It seems to me you are saying here that if something has the potential of doing evil, we should avoid it.


Are you really sure you want to go there?




Gunpowder
Medicine
Technology
Pro-creation




Pretty much everything has the potential to result in harm when used inappropriately. So why should we control and avoid religion as Dawkins suggests while ignoring all the secular things which have the potential to do harm?
Recall, I work in medicine. The benefits must outweigh the risks. Does religion? IMHO it does not. Despite which side is doing the harm, it is still all done under the guise of religious motivation.
This might be a good thread. I'll make one. Good vs Evil : Which has the church done more?

what of my evaluation of mankind in general? I missed a reply to that part.
It is a first class human tragedy that people of the earth who claim to believe in the message of Jesus, whom they describe as the Prince of Peace, show little of that belief in actual practice.

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Re: religious philanthropic organizations

Post #22

Post by McCulloch »

achilles12604 wrote:Perhaps you would be kind enough to provide us a list of purely secularly founded organizations assisting mankind? I know there are some out there. According to Dawkins, if religion has either no or a negative impact, then proportionally the non-theist organizations should number the same, or more.
Perhaps not. For the centuries when the social assumption was that the only form of altruism was religion, those individuals who wished to be altruistic, regardless of their own personal faith, would work through religious organizations. I know of no explicitly non-theist organizations working to better humanity. This is perhaps because non-theists, in contrast to theists and in contrast to Jesus' teachings on the subject, do not do good in the name of non-theism.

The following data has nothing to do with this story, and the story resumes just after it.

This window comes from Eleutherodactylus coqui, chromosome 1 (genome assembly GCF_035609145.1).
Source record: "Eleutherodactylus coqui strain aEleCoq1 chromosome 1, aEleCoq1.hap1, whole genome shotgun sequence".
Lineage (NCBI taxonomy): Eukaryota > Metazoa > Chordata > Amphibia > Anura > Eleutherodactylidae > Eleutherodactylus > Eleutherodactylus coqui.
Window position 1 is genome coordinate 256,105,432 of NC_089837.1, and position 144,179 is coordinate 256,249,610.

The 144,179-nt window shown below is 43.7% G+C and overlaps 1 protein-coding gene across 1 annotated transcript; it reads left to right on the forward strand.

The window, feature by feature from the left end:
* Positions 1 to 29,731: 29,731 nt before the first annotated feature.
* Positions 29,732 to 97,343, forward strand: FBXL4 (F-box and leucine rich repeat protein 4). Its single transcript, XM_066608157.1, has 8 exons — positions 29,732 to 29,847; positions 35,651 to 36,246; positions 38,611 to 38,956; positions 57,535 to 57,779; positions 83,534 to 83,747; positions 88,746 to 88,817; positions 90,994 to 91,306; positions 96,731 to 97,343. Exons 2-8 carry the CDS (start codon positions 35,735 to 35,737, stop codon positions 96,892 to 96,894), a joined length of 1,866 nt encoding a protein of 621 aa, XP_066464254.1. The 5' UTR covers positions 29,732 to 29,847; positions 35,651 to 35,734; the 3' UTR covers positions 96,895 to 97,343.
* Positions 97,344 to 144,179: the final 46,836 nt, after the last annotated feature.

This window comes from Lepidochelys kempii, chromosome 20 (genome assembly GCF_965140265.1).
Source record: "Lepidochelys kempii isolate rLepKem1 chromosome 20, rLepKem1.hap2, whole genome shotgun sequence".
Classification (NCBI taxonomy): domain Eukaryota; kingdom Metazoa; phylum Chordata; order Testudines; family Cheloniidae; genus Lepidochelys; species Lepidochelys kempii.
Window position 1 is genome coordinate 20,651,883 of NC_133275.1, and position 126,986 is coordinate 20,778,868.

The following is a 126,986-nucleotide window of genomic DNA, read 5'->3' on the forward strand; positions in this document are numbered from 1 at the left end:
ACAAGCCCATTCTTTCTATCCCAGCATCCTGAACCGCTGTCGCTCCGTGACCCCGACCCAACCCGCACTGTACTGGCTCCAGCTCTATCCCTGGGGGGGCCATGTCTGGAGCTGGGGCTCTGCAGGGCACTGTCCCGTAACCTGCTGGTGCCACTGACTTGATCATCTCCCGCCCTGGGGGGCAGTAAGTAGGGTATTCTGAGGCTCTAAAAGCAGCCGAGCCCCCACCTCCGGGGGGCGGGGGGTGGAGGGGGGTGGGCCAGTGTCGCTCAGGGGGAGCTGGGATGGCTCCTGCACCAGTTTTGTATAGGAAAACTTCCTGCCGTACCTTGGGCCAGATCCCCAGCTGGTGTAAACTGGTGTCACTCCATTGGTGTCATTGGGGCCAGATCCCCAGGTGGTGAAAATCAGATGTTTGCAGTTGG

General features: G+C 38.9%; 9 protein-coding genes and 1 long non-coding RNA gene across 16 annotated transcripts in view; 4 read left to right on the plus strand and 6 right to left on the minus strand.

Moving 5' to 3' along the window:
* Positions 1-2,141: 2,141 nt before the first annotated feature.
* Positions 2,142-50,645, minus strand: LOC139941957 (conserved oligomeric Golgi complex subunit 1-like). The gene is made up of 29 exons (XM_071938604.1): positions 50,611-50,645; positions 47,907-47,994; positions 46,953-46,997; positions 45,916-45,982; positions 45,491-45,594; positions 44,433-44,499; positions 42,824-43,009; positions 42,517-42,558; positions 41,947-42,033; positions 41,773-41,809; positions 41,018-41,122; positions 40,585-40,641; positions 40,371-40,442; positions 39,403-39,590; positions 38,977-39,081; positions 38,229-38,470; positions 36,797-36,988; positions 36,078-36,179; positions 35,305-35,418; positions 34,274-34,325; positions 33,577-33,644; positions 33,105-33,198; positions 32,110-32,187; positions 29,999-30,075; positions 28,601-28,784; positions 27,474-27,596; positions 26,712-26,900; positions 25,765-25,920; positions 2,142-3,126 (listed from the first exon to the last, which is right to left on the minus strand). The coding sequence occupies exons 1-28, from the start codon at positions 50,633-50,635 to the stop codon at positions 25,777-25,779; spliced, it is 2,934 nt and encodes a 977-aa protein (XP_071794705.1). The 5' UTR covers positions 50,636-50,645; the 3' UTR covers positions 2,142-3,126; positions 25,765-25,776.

How many people working for Habitat for Humanity, for instance, are doing it because they are religiously motivated and how many help just because they want to help.
Examine everything carefully; hold fast to that which is good.
First Epistle to the Church of the Thessalonians
The truth will make you free.
Gospel of John

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Re: religious philanthropic organizations

Post #23

Post by Confused »

achilles12604 wrote:
Confused wrote:
achilles12604 wrote: It has been pointed out by non-theists on this forum many times that Religion in general is a very effective tool for controlling the masses. With this in mind, compare the impact and numbers of people, driven solely by their belief that God is telling them to do certain things via their religion, to what people would voluntarily do without any provocation at all.
Ok, waiting for you to provide statistics on the motivations and impacts of peoples actions in a comparison between those religiously motivated by those secular motivations or by those who just did it out of kindness (humanity)
Well Otseng provided quite a list of religious organizations. I know from debating this before that the list he provided only scratched the surface of those in existence.